Streaming Response part.2: Implementing Streaming with AWS Lambda, Python, FastAPI, and OpenAI: Leveraging the AWS Web Adapter

Streaming Response part.2: Implementing Streaming with AWS Lambda, Python, FastAPI, and OpenAI: Leveraging the AWS Web Adapter

Our company has a new requirement involving a series of data analyses followed by a summary of conclusions using OpenAI. However, the colleague responsible for the data analysis part writes in Python. This entire process needs to be wrapped in a Lambda function, and it should also be able to enable Lambda InvokeMode RESPONSE_STREAM. Since my colleague is not familiar with Web Request Response, I had to step in to help speed up the development process.

I'm not very familiar with Python myself, so I spent quite a bit of time researching. I've decided to document this journey in detail, hoping it might help others in similar situations.

3 methods to stream response

In fact, to achieve the Streaming effect, you can use three methods:

  1. Server Sent Event (SSE) => You can refer to this article I wrote

  2. Transfer-Encoding: chunked=>This is the method discussed in the current article

  3. Websocket: There are many tutorials about this online, so I didn't prepare a separate article on it

Supporting RESPONSE_STREAM on AWS Lambda is more complicated with Python than with Node.js.

Transfer-Encoding: chunked

Initially, I found that in April 2023, AWS officially announced support for RESPONSE_STREAM. It appears that this effect is mainly achieved through HTTP Transfer-Encoding: chunked. When you call some APIs capable of streaming, you'll find this Transfer-Encoding: chunked in the response header.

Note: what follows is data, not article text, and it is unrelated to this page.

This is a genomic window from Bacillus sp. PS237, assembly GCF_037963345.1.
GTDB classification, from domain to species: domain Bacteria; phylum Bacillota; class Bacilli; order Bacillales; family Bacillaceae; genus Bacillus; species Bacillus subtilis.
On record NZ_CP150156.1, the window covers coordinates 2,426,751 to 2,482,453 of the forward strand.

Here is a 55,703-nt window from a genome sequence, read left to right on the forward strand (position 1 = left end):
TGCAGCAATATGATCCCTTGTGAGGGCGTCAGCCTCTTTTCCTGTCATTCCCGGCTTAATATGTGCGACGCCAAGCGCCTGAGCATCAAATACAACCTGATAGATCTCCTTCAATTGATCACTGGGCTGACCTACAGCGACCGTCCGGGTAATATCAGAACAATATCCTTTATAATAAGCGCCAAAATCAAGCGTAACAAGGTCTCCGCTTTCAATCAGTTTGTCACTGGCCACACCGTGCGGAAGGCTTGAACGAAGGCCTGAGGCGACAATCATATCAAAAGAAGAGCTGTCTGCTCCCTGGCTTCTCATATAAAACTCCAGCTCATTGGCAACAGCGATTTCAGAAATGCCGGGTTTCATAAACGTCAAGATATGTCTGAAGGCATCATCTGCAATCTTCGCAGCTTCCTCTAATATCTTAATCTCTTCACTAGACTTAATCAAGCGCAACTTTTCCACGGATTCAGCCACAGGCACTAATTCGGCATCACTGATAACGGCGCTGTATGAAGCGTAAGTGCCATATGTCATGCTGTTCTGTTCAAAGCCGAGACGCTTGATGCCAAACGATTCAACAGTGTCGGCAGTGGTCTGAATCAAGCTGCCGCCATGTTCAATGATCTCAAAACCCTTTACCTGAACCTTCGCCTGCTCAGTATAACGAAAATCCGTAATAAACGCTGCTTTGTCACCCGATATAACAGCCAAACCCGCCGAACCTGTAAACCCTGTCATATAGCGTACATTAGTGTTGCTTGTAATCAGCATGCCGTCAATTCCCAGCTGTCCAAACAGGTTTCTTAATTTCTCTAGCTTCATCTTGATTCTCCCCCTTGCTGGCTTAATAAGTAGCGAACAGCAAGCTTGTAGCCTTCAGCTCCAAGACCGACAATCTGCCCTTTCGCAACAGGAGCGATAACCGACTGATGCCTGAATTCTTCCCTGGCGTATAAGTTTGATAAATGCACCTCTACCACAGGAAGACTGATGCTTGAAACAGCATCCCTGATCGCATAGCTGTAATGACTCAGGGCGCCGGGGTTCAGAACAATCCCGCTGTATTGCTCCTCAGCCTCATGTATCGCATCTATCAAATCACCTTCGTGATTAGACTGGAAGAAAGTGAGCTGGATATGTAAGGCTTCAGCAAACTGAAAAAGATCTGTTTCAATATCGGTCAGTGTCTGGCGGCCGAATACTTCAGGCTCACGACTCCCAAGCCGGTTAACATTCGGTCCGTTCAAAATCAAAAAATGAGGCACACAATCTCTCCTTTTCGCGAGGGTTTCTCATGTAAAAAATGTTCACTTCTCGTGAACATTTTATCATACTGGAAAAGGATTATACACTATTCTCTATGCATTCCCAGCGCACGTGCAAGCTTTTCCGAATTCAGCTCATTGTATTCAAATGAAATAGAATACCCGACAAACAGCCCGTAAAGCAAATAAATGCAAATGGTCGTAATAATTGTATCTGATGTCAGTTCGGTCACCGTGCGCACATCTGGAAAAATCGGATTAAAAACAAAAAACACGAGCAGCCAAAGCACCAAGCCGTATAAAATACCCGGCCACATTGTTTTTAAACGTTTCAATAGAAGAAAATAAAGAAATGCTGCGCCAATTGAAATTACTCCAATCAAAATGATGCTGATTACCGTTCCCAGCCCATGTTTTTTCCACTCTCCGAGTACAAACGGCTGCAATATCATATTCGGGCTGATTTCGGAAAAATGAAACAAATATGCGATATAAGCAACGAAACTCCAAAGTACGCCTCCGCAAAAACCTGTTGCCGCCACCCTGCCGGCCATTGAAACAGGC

Python requires the use of AWS Lambda Web Adapter and FastAPI.

However, upon further investigation, I discovered that it only supports the Node.js runtime...

After searching online for quite a while, I found this article "aws-lambda-response-streaming," which contains usable code examples. It turns out that you need to use it in conjunction with AWS Lambda Web Adapter. The example in the article teaches you to directly import the Web Adapter image for use. Consequently, when deploying later, you must package your entire application into another Docker image. Finally, you need to upload your packaged Docker image to AWS ECR.

Demo code

The main difference between my demo code and the previously mentioned article "aws-lambda-response-streaming" is that I use GitHub Actions and AWS SAM for deployment.

Test time

  1. use curl

  2.  curl -v -N --location '${{FastAPIFunctionUrl}}/api/chat/stream' \
     --header 'Content-Type: application/json' \
     --header 'Transfer-Encoding: chunked' \
     --data '{"messages":[{"role":"user","content":"Count to 100, with a comma between each number and no newlines. E.g., 1, 2, 3, ..."}],"prompt":""}'
  1. use postman

  2. Node.js Fetch
    I’ve been working on this for a long time and finally succeeded.

     const response  = await fetch('yourLambdaFunctionUrl/api/chat/stream', 
           method: 'POST', 
           body: JSON.stringify({ 'messages':[{'role':'user','content':'how to write a blog?'}], 'prompt':'' }),
           headers: {
             'Content-Type': 'application/json'
       console.log('response', response);
       let nice = true;
       const reader = response.body.getReader();
       const decoder = new TextDecoder('utf-8');
       while (nice) {
         const { done, value } = await;
         if (done) break;
         console.log('value', decoder.decode(value));